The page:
Facts about King Tut
King Tut Biography
The 1922 discovery of the tomb of the pharaoh Tutankhamen made “King Tut” an instant celebrity and placed him among the most famous of Egypt’s ancient rulers. Tut’s tomb was broken into by English archaeologist Howard Carter. One of the best-preserved tombs ever found, it was filled with thousands of artefacts, and the golden death mask which covered his mummy is now a famous relic of the ancient world. Before Carter’s discovery, Tutankhamen was practically unknown, and his life still remains something of a mystery; probably he was the 12th ruler in Egypt’s 18th Dynasty. Tut most likely was the son of Pharaoh Amenhotep IV (also known as Akhenaten), and was married to his probable half-sister Ankhesenamun, the daughter of Akhneten and the famous Queen Nefertiti. Tut died when he was about 18, having ruled for nine years, and so is often called the Boy King. Tut’s death has also been something of a mystery. X-rays taken in 1968 indicated he may have been killed by a blow to his head, and testing in 2005 suggested death by infection from a broken leg. But DNA analysis a few years later showed that Tut had a severe form of malaria that affected his brain and probably killed him.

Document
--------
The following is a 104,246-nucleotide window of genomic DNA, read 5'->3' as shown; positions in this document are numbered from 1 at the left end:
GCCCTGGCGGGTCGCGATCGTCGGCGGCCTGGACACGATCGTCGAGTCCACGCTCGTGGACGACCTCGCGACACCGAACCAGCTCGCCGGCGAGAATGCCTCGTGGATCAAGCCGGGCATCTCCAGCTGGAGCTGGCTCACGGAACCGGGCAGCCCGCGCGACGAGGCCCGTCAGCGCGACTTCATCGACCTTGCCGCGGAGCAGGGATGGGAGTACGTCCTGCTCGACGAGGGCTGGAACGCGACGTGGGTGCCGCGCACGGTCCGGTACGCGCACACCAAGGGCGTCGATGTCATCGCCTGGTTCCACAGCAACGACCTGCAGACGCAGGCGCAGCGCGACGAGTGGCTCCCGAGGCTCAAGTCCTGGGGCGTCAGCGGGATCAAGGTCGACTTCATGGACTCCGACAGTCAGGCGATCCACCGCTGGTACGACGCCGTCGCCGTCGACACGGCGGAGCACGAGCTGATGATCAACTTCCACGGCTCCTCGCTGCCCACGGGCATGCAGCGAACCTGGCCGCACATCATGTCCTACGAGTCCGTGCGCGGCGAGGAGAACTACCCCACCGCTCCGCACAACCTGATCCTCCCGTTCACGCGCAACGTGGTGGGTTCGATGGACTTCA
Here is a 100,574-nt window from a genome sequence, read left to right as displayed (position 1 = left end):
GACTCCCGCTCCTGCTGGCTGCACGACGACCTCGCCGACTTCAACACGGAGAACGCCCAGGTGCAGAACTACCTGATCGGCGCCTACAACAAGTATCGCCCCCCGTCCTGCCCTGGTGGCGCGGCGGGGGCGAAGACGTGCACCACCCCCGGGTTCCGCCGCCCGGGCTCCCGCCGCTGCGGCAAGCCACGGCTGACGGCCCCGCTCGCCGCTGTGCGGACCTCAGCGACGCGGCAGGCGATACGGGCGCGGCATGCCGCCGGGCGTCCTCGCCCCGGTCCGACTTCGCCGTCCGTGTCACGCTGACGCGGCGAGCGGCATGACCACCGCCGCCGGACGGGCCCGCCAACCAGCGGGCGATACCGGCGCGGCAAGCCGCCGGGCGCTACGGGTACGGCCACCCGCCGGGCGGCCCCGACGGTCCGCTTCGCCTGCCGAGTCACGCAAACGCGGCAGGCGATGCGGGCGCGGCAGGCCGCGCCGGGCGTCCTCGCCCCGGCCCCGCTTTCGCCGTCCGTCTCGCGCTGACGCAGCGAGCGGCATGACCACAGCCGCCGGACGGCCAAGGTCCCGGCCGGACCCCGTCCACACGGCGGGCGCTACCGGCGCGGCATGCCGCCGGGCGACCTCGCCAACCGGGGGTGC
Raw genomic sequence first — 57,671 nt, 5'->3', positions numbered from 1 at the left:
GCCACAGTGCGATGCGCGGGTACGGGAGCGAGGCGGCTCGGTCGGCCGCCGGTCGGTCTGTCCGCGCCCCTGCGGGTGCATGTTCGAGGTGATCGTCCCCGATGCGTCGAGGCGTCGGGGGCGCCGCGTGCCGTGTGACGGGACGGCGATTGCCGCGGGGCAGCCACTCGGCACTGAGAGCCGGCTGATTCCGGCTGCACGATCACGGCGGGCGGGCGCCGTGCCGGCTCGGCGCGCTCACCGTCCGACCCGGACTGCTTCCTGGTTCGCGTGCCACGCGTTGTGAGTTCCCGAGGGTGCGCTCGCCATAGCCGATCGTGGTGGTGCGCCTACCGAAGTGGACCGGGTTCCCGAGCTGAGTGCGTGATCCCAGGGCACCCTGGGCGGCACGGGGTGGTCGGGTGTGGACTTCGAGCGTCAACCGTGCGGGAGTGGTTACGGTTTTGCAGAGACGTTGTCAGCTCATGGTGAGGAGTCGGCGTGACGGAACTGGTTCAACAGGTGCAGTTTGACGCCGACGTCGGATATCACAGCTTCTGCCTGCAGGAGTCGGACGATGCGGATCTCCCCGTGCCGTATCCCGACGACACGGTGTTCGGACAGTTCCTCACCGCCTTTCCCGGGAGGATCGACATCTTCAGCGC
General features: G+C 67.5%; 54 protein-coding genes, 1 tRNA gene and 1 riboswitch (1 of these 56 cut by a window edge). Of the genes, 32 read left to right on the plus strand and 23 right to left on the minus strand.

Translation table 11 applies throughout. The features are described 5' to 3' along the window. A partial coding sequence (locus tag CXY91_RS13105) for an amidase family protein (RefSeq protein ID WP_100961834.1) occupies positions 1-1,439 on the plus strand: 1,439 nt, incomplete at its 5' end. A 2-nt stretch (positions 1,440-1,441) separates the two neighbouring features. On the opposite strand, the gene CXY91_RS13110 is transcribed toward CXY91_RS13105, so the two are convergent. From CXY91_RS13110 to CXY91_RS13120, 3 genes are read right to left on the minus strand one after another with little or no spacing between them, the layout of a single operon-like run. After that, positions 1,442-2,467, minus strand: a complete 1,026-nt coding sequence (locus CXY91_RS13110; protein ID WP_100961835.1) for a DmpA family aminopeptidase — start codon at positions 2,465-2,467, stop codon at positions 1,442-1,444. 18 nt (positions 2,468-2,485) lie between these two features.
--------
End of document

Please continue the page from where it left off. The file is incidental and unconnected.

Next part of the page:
His name is also rendered Tut-Ankh-amun… Comedian Steve Martin had a hit with the novelty tune King Tut, from his 1978 album A Wild and Crazy Guy.